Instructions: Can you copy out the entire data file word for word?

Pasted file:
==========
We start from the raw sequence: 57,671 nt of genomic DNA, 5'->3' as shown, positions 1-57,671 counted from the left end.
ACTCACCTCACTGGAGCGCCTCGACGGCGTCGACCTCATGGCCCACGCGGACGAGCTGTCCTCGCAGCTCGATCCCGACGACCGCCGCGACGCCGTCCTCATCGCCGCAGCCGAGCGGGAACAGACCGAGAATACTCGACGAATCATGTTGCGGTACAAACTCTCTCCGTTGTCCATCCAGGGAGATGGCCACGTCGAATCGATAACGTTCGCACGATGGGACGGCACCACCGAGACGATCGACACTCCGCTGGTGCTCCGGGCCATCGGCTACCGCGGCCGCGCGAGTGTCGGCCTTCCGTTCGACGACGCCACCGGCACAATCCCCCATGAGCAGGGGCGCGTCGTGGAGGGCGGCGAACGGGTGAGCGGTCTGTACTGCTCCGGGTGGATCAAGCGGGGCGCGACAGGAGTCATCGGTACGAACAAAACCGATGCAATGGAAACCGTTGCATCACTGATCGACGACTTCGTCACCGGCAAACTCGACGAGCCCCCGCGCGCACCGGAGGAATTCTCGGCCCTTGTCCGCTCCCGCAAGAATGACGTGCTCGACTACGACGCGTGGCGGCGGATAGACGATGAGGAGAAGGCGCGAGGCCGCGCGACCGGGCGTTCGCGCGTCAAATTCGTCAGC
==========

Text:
We start from the raw sequence: 57,671 nt of genomic DNA, 5'->3' as shown, positions 1-57,671 counted from the left end.
ACTCACCTCACTGGAGCGCCTCGACGGCGTCGACCTCATGGCCCACGCGGACGAGCTGTCCTCGCAGCTCGATCCCGACGACCGCCGCGACGCCGTCCTCATCGCCGCAGCCGAGCGGGAACAGACCGAGAATACTCGACGAATCATGTTGCGGTACAAACTCTCTCCGTTGTCCATCCAGGGAGATGGCCACGTCGAATCGATAACGTTCGCACGATGGGACGGCACCACCGAGACGATCGACACTCCGCTGGTGCTCCGGGCCATCGGCTACCGCGGCCGCGCGAGTGTCGGCCTTCCGTTCGACGACGCCACCGGCACAATCCCCCATGAGCAGGGGCGCGTCGTGGAGGGCGGCGAACGGGTGAGCGGTCTGTACTGCTCCGGGTGGATCAAGCGGGGCGCGACAGGAGTCATCGGTACGAACAAAACCGATGCAATGGAAACCGTTGCATCACTGATCGACGACTTCGTCACCGGCAAACTCGACGAGCCCCCGCGCGCACCGGAGGAATTCTCGGCCCTTGTCCGCTCCCGCAAGAATGACGTGCTCGACTACGACGCGTGGCGGCGGATAGACGATGAGGAGAAGGCGCGAGGCCGCGCGACCGGGCGTTCGCGCGTCAAATTCGTCAGC